Home Nuts/Seeds Sunflower Seeds

Sunflower Seeds

 

(Nuts/Seed Sprout)

A native of the Americas, sunflowers are now widely cultivated. A valuable source of vitamins and minerals, the seeds were ground and used as meal by native Americans. Producing large sprouts which contain all the known vitamins, even B-complex and D, sunflower seeds have a sweet, nutty flavor and a crispy texture.

Quickly gaining in popularity, many consider sunflower sprouts to be the best tasting, most versatile sprouts available. They are great fresh, frozen, or cooked. Once grown only in dirt, the hydroponically grown sprouts command a premium price.

The very first sunflowers came from the Four Corners area of the Southwestern U.S., and native people were making use of the seeds as far back as 2,000 years ago.

The Spanish brought sunflowers home in the 1500s. Though the seeds became especially popular in Eastern Europe, Americans had little use for them. Ironically, it was Russian

immigrants who reintroduced sunflower seeds to America in the late 19th century.

Sunflower plants can grow up to 10-feet tall. The heads of young plants follow the sun from east to west. There are more than 50 different kinds of sunflower plants.
Sunflowers are harvested for their seeds in the north central United States, as well as throughout Europe and parts of Asia and South America.

Most sunflower seeds are processed for their oil. The rest -- less than 25% of the total -- are for consumption. Oil seeds are generally small and black; the confectionery seeds (which are what we eat) are usually striped.

As there is some confusion regarding terminology, it is best to begin by specifying sunflower sprouts as hulled sunflower seeds that have been soaked and sprouted for a day or so. Sunflower greens are the baby plants that result when unhulled seeds are grown in soil, generally for 7-8 days.

One can think of the sprouts as pre-digested seeds. Unsprouted sunflower seeds are high in fat and protein. However, sprouting activates the seed, with many changes as it sprouts: dramatic increase in enzyme levels, seed fats are converted to essential fatty acids and carbohydrates, proteins are converted to essential amino acids and/or sugars, and vitamin levels (on a dry basis) increase substantially. Due to their activate enzymes, sprouts are much easier to digest than dry seeds. Further, as the seed sprouts its flavor is enhanced - sunflower sprouts have an earthy flavor and are very popular.

While the sprouts are pre-digested seeds, the greens are a tender baby vegetable, high in chlorophyll, and a substitute for lettuce. Sunflower greens have a slightly salty taste that some compare to watercress. They are rich in chlorophyll, enzymes, vitamins, proteins, and the most important "nutrient", the life force. Some writers report the greens are a rich source of lecithin and Vitamin D. Additionally, unlike most expensive freeze-dried supplements such as spirulina and algae, sunflower greens that you grow are alive up to the time you eat them (most freeze-dried items are dead).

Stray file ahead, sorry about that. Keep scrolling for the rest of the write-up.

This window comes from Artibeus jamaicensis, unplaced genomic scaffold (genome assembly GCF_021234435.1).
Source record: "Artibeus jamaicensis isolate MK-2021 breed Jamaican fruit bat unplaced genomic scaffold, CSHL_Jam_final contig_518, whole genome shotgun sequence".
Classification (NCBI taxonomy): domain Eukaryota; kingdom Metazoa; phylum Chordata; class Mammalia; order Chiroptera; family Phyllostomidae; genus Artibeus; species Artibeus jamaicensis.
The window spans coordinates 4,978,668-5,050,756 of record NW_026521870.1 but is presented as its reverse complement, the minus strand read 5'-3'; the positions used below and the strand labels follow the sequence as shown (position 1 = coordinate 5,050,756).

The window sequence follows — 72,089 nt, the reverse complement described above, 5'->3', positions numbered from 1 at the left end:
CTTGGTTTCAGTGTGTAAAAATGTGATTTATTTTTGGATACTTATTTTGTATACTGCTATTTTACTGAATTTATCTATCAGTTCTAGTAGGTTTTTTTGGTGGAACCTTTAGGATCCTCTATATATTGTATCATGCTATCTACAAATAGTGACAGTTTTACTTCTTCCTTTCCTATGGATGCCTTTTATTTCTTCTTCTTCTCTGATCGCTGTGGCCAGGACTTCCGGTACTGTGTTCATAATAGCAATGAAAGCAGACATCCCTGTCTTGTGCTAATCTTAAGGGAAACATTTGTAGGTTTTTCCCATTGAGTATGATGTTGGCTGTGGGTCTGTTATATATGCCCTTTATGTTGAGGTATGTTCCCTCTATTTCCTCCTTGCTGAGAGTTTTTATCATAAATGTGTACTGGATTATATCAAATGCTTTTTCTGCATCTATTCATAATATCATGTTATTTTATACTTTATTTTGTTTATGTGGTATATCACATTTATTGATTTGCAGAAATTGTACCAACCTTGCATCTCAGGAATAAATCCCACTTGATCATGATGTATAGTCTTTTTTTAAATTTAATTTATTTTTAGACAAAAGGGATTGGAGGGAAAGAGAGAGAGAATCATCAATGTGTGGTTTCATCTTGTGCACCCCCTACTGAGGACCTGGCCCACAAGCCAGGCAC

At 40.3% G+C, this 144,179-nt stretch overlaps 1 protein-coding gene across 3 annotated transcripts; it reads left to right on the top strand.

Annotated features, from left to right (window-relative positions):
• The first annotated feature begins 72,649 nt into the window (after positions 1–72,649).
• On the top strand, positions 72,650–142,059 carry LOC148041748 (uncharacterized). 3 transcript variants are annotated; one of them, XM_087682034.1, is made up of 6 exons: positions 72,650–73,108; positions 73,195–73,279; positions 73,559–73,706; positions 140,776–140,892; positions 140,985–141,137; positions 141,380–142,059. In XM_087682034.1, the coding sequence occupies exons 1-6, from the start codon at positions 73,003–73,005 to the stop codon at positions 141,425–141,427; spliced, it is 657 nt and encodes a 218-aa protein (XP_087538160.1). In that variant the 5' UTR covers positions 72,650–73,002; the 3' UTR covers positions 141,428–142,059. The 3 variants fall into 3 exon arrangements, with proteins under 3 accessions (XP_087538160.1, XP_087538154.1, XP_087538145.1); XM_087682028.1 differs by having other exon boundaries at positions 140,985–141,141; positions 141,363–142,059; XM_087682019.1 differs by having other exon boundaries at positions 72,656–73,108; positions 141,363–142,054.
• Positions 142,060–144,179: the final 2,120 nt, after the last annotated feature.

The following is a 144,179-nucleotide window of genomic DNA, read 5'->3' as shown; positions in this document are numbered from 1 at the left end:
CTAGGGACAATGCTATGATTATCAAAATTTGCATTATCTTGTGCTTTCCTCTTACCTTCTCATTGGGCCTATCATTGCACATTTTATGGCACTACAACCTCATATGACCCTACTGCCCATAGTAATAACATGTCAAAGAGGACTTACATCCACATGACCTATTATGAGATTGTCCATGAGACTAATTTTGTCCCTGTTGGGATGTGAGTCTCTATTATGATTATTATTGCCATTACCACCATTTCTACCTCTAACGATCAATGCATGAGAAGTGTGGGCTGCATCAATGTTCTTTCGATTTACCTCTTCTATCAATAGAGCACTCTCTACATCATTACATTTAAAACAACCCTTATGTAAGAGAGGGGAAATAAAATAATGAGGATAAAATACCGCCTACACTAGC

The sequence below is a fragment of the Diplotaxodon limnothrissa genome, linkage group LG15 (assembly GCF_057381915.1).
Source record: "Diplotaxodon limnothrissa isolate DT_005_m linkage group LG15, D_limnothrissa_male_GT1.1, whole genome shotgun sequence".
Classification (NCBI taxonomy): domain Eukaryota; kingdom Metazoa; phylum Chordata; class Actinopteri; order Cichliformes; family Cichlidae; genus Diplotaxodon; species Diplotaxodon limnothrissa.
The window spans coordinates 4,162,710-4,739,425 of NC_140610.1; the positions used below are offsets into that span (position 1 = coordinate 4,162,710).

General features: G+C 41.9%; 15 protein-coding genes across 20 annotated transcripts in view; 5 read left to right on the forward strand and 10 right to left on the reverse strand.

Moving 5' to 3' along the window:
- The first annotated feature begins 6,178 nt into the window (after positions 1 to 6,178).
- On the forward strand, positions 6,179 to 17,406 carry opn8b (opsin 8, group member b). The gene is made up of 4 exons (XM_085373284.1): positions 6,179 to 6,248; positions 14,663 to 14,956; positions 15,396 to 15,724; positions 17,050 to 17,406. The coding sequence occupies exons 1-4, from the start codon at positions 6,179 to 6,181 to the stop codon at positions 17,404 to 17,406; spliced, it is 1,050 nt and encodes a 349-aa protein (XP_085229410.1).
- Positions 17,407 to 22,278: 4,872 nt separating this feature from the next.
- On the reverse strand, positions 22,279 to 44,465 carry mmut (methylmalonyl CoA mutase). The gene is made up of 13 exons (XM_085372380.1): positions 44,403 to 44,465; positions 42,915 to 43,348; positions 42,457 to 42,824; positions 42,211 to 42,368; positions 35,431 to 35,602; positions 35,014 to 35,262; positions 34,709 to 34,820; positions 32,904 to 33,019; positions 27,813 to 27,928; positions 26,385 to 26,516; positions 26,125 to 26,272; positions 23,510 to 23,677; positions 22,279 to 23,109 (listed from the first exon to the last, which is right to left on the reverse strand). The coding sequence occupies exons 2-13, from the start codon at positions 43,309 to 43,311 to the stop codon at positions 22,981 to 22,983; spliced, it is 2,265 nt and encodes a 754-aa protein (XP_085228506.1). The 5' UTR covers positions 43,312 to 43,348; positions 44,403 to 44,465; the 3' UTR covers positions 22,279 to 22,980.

Sunflower greens are a delicious addition to salads. Additionally, they can be juiced and used in green drinks or added to carrot juice. If you find the juice too strong by itself, you can mix it with celery juice or fennel juice (can juice green fennel tops.

 

 

Seeds, sunflower seeds, dried

Scientific Name: Helianthus annuus

Nutrient Units Value per
100 grams of
edible portion
Sample
Count
Std.
Error
Proximates
Water g 5.36 21 0.341
Energy kcal 570 0
Energy kj 2385 0
Protein g 22.78 21 0.749
Total lipid (fat) g 49.57 21 0.788
Ash g 3.53 9 0.212
Carbohydrate, by difference g 18.76 0
Fiber, total dietary g 10.5 0
Minerals
Calcium, Ca mg 116 2
Iron, Fe mg 6.77 2
Magnesium, Mg mg 354 1
Phosphorus, P mg 705 2
Potassium, K mg 689 0
Sodium, Na mg 3 1
Zinc, Zn mg 5.06 2
Copper, Cu mg 1.752 2
Manganese, Mn mg 2.020 1
Selenium, Se mcg 59.5 10 1.489
Vitamins
Vitamin C, total ascorbic acid mg 1.4 0
Thiamin mg 2.290 1
Riboflavin mg 0.250 1
Niacin mg 4.500 1
Pantothenic acid mg 6.745 0
Vitamin B-6 mg 0.770 0
Folate, total mcg 227 0
Folic acid mcg 0 0
Folate, food mcg 227 0
Folate, DFE mcg_DFE 227 0
Vitamin B-12 mcg 0.00 0
Vitamin A, IU IU 50 0
Retinol mcg 0 0
Vitamin A, RAE mcg_RAE 3 0
Vitamin E mg_ATE 50.270 0
Lipids
Fatty acids, total saturated g 5.195 0
4:0 g 0.000 0
6:0 g 0.000 0
8:0 g 0.000 0
10:0 g 0.000 0
12:0 g 0.000 0
14:0 g 0.051 14
16:0 g 2.795 169
18:0 g 2.202 169
Fatty acids, total monounsaturated g 9.462 0
16:1 undifferentiated g 0.049 15
18:1 undifferentiated g 9.356 169
20:1 g 0.048 10
22:1 undifferentiated g 0.000 0
Fatty acids, total polyunsaturated g 32.735 0
18:2 undifferentiated g 32.632 169
18:3 undifferentiated g 0.069 12
18:4 g 0.000 0
20:4 undifferentiated g 0.000 0
20:5 n-3 g 0.000 0
22:5 n-3 g 0.000 0
22:6 n-3 g 0.000 0
Cholesterol mg 0 0
Phytosterols mg 534 0
Amino acids
Tryptophan g 0.348 25
Threonine g 0.928 41
Isoleucine g 1.139 41
Leucine g 1.659 41
Lysine g 0.937 44
Methionine g 0.494 40
Cystine g 0.451 26
Phenylalanine g 1.169 40
Tyrosine g 0.666 31
Valine g 1.315 41
Arginine g 2.403 35
Histidine g 0.632 35
Alanine g 1.117 26
Aspartic acid g 2.446 26
Glutamic acid g 5.579 26
Glycine g 1.461 26
Proline g 1.182 25
Serine g 1.075 26

USDA National Nutrient Database for Standard Reference, Release 15 (August 2002